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Addressing Inherent Risks in Code Repositories

It’s time for security teams to get serious about monitoring risks and vulnerabilities within development platforms. Whether an organization runs a number of open source tools or services, or if it hosts its entire platform’s codebase on development platforms, these platforms are the go-to standard for software development. 

Organizations are drawn to platforms like GitHub and Bitbucket because they enable cross-collaboration across development teams, however they also inadvertently introduce new security risks to organizations.

It is the unfortunate reality that organizations increase their risk of exposing sensitive company information, intellectual property or vulnerabilities with every tool or code integration they make. Case-in-point, Amazon keys are constantly mined by cyber-criminals to launch crypto mining clusters and build logs can accidentally expose API keys. Development platform security is not just a secure software development lifecycle (SDLC) problem, but it also is a security team problem. 

The problem with existing open source tools 
As organizations look to tackle these problems, a logical first step many take is to look for open source solutions such a common tool set in the security team’s arsenal that deals with secrets exposure. These tools automatically look at the repositories and git projects that have emerged, however they are unfortunately limited in their capabilities. 

truffleHog and git-hound are two well-known examples that take advantage of GitHub or Bitbucket APIs to search code. They cover a number of use cases that an attentive security engineer cares about, including:

  • Secrets inside committed code, such as private keys, API keys or internal domains
  • Regular expression plugins to find specific secrets, names or PII inside code
  • Detection of things like internal project names that can result in an incident which exposes too much internal company information
  • CI/CD integration that fails a build if something is found or a rule is fired

The problem is that a lot of these tools only cover what an organization owns on the development platforms, i.e. the accounts or repositories. As a result, organizations are still struggling to monitor these platforms for other common security problems such as PII leaks, secret leaks, vulnerability identification and intellectual property leaks. Today, there are a number of OSINT frameworks and reference materials, but few, if any, focus specifically on searching development platforms for these concerns. This is important because it outlines a clear gap in coverage within the security community; code sharing websites are a digital risk problem. 

Identifying gaps in coverage 
Today, building and implementing a threat model that matches an organization’s specific gaps and vulnerabilities is challenging. No two threat models are the same. However, if an organization approaches the process by thinking like an attacker, they can build a comprehensive model. For example, if you were attacking your own organization, how could development platforms get you inside the network, or provide you enough information to craft a targeted attack? Although you’ve identified GitHub, for example, as an asset, what is it about GitHub that makes you vulnerable? What can help you protect assets on GitHub, and where are your gaps in coverage?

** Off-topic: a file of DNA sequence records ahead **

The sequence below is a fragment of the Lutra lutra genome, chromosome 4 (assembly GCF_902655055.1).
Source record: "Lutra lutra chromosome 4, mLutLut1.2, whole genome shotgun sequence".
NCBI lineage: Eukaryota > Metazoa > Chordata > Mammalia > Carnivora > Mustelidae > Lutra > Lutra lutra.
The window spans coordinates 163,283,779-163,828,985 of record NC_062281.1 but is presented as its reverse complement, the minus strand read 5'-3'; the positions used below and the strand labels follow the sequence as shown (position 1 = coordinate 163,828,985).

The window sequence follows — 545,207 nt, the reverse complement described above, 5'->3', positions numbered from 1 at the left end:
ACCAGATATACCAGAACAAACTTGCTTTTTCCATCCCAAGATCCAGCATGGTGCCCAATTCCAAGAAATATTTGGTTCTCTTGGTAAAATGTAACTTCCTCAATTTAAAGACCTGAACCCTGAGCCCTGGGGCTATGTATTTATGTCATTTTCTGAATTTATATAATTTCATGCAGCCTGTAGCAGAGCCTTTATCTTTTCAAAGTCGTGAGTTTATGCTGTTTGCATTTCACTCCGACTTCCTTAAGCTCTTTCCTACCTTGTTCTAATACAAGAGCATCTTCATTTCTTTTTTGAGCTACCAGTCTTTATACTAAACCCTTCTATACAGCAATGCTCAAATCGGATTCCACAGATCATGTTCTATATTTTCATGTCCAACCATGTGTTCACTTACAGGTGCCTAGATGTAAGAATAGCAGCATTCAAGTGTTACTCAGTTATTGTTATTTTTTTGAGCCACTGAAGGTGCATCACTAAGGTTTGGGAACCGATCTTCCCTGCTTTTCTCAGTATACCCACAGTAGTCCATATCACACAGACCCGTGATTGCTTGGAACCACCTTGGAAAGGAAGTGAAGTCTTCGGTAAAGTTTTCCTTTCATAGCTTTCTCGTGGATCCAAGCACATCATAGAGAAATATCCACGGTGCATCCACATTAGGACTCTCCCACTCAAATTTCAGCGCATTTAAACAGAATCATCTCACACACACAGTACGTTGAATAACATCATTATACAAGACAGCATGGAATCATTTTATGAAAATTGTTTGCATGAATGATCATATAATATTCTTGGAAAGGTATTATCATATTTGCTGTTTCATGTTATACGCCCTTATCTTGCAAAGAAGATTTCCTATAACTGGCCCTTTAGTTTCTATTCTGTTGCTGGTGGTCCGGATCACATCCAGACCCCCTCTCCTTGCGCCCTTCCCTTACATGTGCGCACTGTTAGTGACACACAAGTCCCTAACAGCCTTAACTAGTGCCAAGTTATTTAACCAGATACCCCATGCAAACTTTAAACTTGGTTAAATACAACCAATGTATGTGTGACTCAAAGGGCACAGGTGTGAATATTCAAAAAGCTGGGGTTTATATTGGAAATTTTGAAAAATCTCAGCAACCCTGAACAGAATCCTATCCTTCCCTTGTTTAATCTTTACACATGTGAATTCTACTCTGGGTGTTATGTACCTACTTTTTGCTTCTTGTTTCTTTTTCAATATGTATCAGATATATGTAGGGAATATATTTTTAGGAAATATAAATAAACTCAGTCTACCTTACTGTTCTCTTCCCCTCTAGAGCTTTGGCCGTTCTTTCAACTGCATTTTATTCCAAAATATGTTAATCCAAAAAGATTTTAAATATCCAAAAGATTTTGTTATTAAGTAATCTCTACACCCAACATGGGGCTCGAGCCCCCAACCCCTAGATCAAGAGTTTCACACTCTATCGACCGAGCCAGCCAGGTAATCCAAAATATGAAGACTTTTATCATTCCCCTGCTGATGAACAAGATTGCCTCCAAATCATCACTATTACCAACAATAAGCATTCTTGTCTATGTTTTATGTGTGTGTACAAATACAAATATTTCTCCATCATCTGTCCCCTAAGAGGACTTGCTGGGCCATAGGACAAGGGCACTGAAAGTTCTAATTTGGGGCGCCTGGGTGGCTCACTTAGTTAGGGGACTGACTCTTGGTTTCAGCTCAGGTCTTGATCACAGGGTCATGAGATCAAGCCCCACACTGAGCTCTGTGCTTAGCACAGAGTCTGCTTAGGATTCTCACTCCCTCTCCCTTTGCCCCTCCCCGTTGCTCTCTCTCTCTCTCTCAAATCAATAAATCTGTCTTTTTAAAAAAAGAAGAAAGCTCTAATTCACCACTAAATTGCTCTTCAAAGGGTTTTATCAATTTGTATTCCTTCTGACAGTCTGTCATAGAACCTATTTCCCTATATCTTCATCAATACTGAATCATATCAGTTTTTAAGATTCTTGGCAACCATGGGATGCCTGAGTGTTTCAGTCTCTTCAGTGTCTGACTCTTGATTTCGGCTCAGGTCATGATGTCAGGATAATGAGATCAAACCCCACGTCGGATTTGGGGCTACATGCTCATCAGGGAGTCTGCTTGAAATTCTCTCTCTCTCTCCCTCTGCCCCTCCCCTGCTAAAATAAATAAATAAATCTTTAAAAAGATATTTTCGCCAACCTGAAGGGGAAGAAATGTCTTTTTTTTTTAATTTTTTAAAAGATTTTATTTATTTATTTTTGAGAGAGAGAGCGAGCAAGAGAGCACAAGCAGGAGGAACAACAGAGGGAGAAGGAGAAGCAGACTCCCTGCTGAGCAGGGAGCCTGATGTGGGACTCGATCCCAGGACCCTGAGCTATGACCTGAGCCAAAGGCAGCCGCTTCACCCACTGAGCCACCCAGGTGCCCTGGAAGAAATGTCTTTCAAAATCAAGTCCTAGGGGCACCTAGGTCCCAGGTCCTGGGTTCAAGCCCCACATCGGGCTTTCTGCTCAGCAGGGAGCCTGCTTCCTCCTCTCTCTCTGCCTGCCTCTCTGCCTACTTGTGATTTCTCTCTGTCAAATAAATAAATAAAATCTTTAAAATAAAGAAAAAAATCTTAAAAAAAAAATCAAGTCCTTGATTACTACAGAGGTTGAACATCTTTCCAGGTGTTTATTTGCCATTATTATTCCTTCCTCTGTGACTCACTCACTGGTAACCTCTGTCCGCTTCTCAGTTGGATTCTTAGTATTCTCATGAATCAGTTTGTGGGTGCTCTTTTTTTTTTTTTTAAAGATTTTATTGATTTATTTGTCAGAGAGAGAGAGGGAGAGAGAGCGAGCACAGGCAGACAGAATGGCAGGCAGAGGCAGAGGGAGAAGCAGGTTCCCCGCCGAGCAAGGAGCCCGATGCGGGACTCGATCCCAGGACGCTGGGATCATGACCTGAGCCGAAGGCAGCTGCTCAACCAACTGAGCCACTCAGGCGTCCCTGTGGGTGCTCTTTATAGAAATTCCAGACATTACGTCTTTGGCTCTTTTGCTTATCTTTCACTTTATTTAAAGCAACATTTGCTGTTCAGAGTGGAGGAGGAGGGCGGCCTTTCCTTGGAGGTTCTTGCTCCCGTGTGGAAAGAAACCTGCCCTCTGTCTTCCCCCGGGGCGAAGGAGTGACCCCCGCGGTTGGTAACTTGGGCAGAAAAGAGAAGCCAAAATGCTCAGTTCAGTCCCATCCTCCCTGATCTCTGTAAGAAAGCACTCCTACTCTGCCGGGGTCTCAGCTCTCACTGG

Let’s explore three assets that serve as good reference point for organizations as they work to identify gaps in coverage. 

Asset: Intellectual Property - Repositories of Application Code
Here, the risk involves an engineer who has access to the code and makes the repository public or clones the repository and publishes it. Once exposed, this can be used by cyber-criminals to attack an application. Currently, there is no open source tool that addresses this problem.  To combat this, organizations should look for solutions that enable them to search repositories for company names or project names to detect. 

Asset: API Keys, Private Keys, Private or Secret application information
In this situation, we are dealing with secrets exposure which are leaked or accidentally added to development platforms as backup. When this happens, attackers in turn use these secrets to access applications or machines, and then pivot throughout an organization’s infrastructure. While organizations can leverage open source tools to monitor repositories that they own, they need to start leveraging other repositories that are public and they do not own. 

Asset: Organizational infrastructure such as servers, endpoints and networking equipment
When a CVE is published, and an organization needs to prioritize patching, a PoC is published through educational purposes, leaks, malice or researcher frustration. Attackers in the wild can use the PoC to gain access to an organization’s infrastructure. To address this risk, organizations should leverage tools that have the ability to scan a myriad of data sources – especially development platforms – to monitor for chatter. 

Although securing development platforms have traditionally been an AppSec responsibility, they should also be a concern for security teams and incident response capabilities. The open nature of the web allows people to publish whatever they have on their computer onto these platforms. As a result, organizations need to ensure they can monitor these platforms according to their threat mode to build an in-depth defense strategy.

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